The Torah, however, doesn’t mention any of it. Instead, we see something absolutely amazing, that in my opinion reflects the struggle in Abraham’s heart after his encounter with God in chapter 17. The famous beginning of chapter 18: “the Lord appeared to Abraham,” is followed by a conversation between Abraham and his guests, and it is here, in this conversation that we discover something that is completely lost in translation. Look at the Hebrew text below (and I apologize for having this Hebrew text here, but this is the only way I could show you what I am talking about), and even if you don’t know Hebrew at all, you can still recognize that the Hebrew here switches from the singular (underlined) to plural (bold). Why? The comments say that it reflects Abraham’s uncertainty over whether the visitors were human or Divine. For instance, there is a controversy whether Adonai here is to be read as a sacred word, “My Lord”, or as a regular plural “lords” (the Hebrew here allows both readings). It’s interesting that when the Torah itself describes the visitors, it never doubts, it always uses plural referring to them; but when Abraham is addressing them, especially in the beginning, his sentences are couched alternately in the singular and plural – he is clearly uncertain.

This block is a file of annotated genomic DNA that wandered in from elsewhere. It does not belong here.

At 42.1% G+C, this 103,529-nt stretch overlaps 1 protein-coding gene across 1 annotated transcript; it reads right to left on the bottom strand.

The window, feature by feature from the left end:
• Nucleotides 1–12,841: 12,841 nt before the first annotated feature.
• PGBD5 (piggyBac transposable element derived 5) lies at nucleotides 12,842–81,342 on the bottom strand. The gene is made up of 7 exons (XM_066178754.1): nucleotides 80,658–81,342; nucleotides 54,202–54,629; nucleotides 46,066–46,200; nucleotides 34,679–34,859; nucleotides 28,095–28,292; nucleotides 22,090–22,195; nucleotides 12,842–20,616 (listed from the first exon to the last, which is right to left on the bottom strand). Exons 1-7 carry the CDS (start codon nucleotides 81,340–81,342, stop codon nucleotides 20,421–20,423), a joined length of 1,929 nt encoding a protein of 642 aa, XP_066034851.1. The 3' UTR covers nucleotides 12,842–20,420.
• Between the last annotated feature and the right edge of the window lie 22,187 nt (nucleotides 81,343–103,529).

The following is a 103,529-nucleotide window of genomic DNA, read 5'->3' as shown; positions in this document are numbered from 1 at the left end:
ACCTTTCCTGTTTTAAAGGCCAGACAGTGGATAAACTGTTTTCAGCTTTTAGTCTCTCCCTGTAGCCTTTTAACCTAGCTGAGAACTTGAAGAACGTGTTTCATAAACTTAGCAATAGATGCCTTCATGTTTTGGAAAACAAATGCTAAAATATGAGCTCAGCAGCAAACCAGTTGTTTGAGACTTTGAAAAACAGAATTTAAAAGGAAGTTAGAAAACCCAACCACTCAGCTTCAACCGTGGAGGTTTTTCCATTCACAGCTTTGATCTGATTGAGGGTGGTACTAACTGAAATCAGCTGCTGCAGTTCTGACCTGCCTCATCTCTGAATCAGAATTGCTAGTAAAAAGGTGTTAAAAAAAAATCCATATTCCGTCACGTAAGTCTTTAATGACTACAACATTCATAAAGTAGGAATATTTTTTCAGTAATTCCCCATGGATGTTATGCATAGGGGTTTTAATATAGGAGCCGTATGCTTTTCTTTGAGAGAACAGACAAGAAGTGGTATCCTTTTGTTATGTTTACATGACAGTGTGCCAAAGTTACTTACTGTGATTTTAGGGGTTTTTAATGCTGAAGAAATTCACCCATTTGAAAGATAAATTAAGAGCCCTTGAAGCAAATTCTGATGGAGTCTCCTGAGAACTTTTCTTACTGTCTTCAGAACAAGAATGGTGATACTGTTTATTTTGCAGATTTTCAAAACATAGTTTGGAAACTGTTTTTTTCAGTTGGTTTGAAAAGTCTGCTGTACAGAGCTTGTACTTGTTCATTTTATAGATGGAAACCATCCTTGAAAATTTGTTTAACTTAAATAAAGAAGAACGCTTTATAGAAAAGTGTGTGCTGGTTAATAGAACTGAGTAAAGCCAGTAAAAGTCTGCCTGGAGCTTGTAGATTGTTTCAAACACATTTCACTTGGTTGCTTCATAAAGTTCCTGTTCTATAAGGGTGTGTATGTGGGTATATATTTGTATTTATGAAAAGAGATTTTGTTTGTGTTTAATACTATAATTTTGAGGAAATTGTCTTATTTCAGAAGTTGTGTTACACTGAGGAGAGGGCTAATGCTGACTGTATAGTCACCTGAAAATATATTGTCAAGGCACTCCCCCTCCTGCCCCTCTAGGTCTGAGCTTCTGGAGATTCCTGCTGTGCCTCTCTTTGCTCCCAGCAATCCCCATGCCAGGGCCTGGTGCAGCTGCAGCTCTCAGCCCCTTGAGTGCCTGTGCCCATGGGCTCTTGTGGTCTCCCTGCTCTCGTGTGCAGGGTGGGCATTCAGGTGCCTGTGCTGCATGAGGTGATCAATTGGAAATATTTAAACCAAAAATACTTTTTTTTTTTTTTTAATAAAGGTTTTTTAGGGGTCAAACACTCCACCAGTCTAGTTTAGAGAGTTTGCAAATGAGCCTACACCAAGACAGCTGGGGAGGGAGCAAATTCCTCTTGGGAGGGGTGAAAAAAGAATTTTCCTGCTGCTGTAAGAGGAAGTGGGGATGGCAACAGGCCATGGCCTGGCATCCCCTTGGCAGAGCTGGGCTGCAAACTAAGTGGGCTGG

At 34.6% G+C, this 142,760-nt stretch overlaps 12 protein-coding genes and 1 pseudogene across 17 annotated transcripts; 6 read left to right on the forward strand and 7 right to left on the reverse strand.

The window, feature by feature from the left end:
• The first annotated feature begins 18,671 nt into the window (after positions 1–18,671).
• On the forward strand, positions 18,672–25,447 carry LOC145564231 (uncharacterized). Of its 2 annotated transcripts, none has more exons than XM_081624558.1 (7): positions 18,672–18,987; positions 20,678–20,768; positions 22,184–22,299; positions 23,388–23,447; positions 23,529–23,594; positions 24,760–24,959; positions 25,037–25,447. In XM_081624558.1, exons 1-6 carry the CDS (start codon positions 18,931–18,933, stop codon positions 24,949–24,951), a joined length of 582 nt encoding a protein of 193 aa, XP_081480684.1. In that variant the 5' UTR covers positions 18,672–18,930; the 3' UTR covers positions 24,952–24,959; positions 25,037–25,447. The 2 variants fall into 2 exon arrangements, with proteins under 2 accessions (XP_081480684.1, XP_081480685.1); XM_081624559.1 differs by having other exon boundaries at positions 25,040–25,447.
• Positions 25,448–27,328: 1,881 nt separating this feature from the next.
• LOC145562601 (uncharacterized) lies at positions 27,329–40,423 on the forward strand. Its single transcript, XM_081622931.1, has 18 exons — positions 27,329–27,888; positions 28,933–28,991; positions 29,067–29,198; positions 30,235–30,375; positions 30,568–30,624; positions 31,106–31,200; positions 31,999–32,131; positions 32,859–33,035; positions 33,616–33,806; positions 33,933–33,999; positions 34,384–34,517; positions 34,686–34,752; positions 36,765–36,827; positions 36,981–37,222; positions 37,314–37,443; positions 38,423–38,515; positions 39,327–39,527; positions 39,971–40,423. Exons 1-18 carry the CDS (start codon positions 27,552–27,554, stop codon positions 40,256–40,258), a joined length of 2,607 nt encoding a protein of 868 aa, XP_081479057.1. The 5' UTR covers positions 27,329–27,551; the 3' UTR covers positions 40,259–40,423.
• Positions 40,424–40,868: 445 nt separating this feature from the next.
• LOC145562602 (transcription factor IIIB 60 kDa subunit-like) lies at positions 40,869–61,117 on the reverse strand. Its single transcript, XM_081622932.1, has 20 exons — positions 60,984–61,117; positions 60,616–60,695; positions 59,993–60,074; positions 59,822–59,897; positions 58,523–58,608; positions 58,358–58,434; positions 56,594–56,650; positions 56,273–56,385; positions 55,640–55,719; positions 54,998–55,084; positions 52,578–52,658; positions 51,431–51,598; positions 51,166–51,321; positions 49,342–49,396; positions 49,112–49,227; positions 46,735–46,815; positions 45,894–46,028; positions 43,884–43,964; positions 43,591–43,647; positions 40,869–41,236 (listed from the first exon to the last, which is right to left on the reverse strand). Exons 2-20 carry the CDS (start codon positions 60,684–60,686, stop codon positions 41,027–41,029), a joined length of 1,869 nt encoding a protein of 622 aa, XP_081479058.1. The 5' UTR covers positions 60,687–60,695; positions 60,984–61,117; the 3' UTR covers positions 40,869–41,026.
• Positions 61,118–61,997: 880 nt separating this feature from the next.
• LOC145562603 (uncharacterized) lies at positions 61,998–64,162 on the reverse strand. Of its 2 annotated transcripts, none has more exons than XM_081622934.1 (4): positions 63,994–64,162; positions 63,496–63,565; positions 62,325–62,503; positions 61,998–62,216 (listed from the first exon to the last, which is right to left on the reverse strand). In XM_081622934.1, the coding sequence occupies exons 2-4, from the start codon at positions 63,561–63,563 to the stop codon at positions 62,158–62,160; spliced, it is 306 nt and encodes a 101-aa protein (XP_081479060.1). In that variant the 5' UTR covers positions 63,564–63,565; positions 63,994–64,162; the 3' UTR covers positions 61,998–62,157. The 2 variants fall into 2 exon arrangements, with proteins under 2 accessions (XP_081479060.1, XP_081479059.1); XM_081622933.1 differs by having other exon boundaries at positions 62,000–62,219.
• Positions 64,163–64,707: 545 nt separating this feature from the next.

|ג וַיֹּאמַר: אֲדֹנָי, אִם-נָא מָצָאתִי חֵן בְּעֵינֶיךָ–אַל-נָא תַעֲבֹר, מֵעַל עַבְדֶּךָ.||3 and said: ‘My lord, if now I have found favour in thy sight, pass not away, I pray thee, from thy servant.|
|ד יֻקַּח-נָא מְעַט-מַיִם, וְרַחֲצוּ רַגְלֵיכֶם; וְהִשָּׁעֲנוּ, תַּחַת הָעֵץ.||4 Let now a little water be fetched, and wash your feet, and recline yourselves under the tree.|
|ה וְאֶקְחָה פַת-לֶחֶם וְסַעֲדוּ לִבְּכֶם, אַחַר תַּעֲבֹרוּ–כִּי-עַל-כֵּן עֲבַרְתֶּם, עַל-עַבְדְּכֶם; וַיֹּאמְרוּ, כֵּן תַּעֲשֶׂה כַּאֲשֶׁר דִּבַּרְתָּ.||5 And I will fetch a morsel of bread, and stay ye your heart; after that ye shall pass on; forasmuch as ye are come to your servant.’ And they said: ‘So do, as thou hast said.’|